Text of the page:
Racial profiling? Cops stop more Latino drivers in daylight, study says

Ridgefield police are more likely to pull over Latino drivers in town during daylight hours than at night, when a driver’s ethnicity becomes harder to distinguish, a new report says.

A study by the Connecticut Racial Profiling Prohibition Project analyzed statewide traffic stops from October 2015 through September 2016 and showed that police in town were 2.5 times more likely to stop a Latino driver during the day than at night.

The department “made 19.2 percent minority stops of which 11.3 percent were Hispanic and 5 percent were Black motorists” during that same period, the report said.

“We certainly don’t believe any of our officers are involved in racially profiling — we wouldn’t tolerate it,” Maj. Stephen Brown of the Ridgefield Police Department told The Press Tuesday, Nov. 14.

Brown heads up the department’s internal affairs and is tasked with investigating any formal complaints made against officers.

“The disparity tells us we need to analyze this,” Brown said.

He stressed that the study does not say that the statistics show evidence of racial profiling in the department. Brown added that the department will meet with Ken Barone, one of the authors of the study, in December to try to find out what’s driving that disparity.

In surrounding towns, he told The Press, departments that looked into the report’s findings have found that the increase in minority traffic stops was the result of traffic safety programs.

Those programs target high-traffic areas of state roads, Brown said, pointing to one possible cause for a higher number of minority traffic stops.


Brown said that in the past 10 years, there have only been two incidents in which anyone formally complained that a Ridgefield police officer had stopped them as a result of racial profiling.

Both were “completely unfounded,” he said.

One involved a 911 call in which the caller reported a delivery truck driving erratically across the yellow line, Brown said, so the officer did not make the decision to pull the driver over on his own.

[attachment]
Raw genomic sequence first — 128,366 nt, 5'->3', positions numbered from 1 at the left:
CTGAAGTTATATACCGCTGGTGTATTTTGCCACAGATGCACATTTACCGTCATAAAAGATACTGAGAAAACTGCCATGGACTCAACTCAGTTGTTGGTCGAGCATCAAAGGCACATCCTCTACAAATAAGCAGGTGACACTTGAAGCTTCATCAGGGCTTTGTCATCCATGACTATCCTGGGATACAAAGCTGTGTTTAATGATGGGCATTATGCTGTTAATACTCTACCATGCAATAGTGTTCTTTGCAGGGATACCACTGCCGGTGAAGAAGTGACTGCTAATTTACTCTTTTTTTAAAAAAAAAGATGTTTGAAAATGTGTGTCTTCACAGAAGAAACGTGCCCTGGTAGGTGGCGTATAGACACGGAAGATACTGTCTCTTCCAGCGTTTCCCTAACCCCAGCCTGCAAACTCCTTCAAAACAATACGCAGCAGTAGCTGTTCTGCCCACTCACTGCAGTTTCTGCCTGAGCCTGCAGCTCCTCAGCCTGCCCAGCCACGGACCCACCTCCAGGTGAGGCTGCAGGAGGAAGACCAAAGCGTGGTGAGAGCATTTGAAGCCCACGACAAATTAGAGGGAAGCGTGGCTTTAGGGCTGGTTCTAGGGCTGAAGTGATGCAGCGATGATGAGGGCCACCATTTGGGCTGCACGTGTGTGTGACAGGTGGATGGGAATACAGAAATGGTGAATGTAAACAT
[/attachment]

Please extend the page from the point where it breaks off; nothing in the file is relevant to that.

In another incident, which received a formal complaint based on racial profiling, Brown said the officer on the scene did not know the driver’s race at the time of the traffic stop.

“We take them very seriously,” Brown said of complaints submitted to the department. “In this profession, we have to be fair.”

“We have to train our officers, and ask them to be responsive to the community. And I think our actions speak for themselves.”

Brown said town police officers will be taking training courses on “unconscious bias” with the Daigle Law Group of Southington either in December or early next year.

The training had been on the department’s calendar prior to the report’s release, he said.

Penn Act

Racial profiling of suspects was made illegal in Connecticut in 1999 after the high-profile traffic stop of state Sen. Alvin W. Penn, a prominent African American politician from Bridgeport.

The law, which bears Penn’s name, states that law enforcement agencies are prohibited from “stopping, detaining, or searching motorists … motivated solely by considerations of the race, color, ethnicity, age, gender, or sexual orientation of that individual.”

Brown said the department has been sending reports of traffic stops to the state since the law was enacted.

Officers are directed by the state to write down what they believe a motorist’s race to be, the major said.

“We don’t require our officers to ask, nor do we want them to,” he said.

The law was revised in 2012, after a widely publicized case in which the Justice Department arrested several East Haven officers following a long-term investigation into the department’s profiling of the city’s Latino residents.

First Selectman Rudy Marconi said he thought part of the reason for the discrepancy is that more Latino workers are on the road commuting to jobs in Ridgefield during the day than at night.

“That’s when you have your greatest number of Hispanics versus other people on the road,” Marconi said. “Ridgefield, I would guess, being part of the greater Danbury area, has a lower Hispanic population than Danbury.”

Marconi compared that experience to that of many of Ridgefield’s early Italian residents, who “came into this country based on reports that there was work in Ridgefield,” he said.

Not unlike the day laborers who commute from Danbury, they “then went to work in landscaping.”

He pointed out that even during the daytime, it would be difficult for an officer to determine the ethnicity of a driver in a speeding car — especially in a car with tinted windows. He also questioned whether the study had looked at how many Hispanic or Latino motorists were issued tickets compared to their white counterparts.

“I would be surprised if that were the case,” Marconi said.

“It’s good for us to double check.”